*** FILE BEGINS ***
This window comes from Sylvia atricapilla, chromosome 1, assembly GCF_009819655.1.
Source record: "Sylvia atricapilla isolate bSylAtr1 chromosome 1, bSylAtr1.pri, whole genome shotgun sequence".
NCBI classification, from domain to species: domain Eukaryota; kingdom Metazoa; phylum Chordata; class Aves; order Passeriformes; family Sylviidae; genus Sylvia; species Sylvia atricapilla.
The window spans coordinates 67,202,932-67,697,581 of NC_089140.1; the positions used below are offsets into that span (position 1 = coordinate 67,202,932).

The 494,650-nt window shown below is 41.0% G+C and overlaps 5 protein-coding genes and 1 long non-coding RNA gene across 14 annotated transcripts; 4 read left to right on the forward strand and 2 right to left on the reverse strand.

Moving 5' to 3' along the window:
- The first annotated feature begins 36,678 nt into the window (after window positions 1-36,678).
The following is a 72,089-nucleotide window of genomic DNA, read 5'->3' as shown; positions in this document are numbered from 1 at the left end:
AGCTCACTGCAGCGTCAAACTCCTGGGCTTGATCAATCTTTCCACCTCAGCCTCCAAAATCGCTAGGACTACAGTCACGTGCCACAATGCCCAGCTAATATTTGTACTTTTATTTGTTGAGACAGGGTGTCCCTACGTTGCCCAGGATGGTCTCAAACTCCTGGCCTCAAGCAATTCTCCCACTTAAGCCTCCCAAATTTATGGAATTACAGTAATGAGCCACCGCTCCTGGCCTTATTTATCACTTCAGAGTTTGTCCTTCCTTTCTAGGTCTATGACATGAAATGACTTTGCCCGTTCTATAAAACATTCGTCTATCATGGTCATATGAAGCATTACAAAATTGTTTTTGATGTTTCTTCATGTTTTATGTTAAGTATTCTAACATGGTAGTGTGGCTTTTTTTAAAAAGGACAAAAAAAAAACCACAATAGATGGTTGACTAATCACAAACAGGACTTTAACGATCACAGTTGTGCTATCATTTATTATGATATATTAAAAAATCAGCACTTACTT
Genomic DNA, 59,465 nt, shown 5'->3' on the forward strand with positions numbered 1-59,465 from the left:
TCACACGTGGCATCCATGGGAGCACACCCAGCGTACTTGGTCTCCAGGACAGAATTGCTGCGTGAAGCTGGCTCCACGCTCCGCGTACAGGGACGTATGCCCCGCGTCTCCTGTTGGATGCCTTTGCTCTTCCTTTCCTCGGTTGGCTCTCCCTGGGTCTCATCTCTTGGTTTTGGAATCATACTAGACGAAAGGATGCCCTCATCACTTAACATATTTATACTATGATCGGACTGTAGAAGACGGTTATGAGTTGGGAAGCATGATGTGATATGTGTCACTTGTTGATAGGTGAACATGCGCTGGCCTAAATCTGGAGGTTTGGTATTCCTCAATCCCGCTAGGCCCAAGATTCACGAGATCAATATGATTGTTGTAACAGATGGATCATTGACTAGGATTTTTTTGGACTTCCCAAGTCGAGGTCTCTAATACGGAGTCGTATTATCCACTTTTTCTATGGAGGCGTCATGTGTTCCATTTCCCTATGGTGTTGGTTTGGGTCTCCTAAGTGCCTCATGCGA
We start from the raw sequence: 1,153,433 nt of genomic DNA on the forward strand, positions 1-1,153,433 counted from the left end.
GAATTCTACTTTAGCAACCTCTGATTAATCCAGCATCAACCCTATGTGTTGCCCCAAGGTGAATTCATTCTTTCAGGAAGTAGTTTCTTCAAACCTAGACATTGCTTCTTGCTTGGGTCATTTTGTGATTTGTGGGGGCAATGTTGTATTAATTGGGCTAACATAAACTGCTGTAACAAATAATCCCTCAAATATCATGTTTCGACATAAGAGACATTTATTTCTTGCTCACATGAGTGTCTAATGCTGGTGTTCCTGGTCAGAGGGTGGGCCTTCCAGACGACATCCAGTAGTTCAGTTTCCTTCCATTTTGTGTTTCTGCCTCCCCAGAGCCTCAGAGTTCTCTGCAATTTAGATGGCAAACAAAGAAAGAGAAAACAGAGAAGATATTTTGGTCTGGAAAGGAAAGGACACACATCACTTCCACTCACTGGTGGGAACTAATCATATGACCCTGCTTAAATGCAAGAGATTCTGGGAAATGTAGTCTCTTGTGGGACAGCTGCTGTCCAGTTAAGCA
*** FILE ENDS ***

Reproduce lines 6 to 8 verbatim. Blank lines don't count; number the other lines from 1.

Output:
Moving 5' to 3' along the window:
- The first annotated feature begins 36,678 nt into the window (after window positions 1-36,678).
The following is a 72,089-nucleotide window of genomic DNA, read 5'->3' as shown; positions in this document are numbered from 1 at the left end: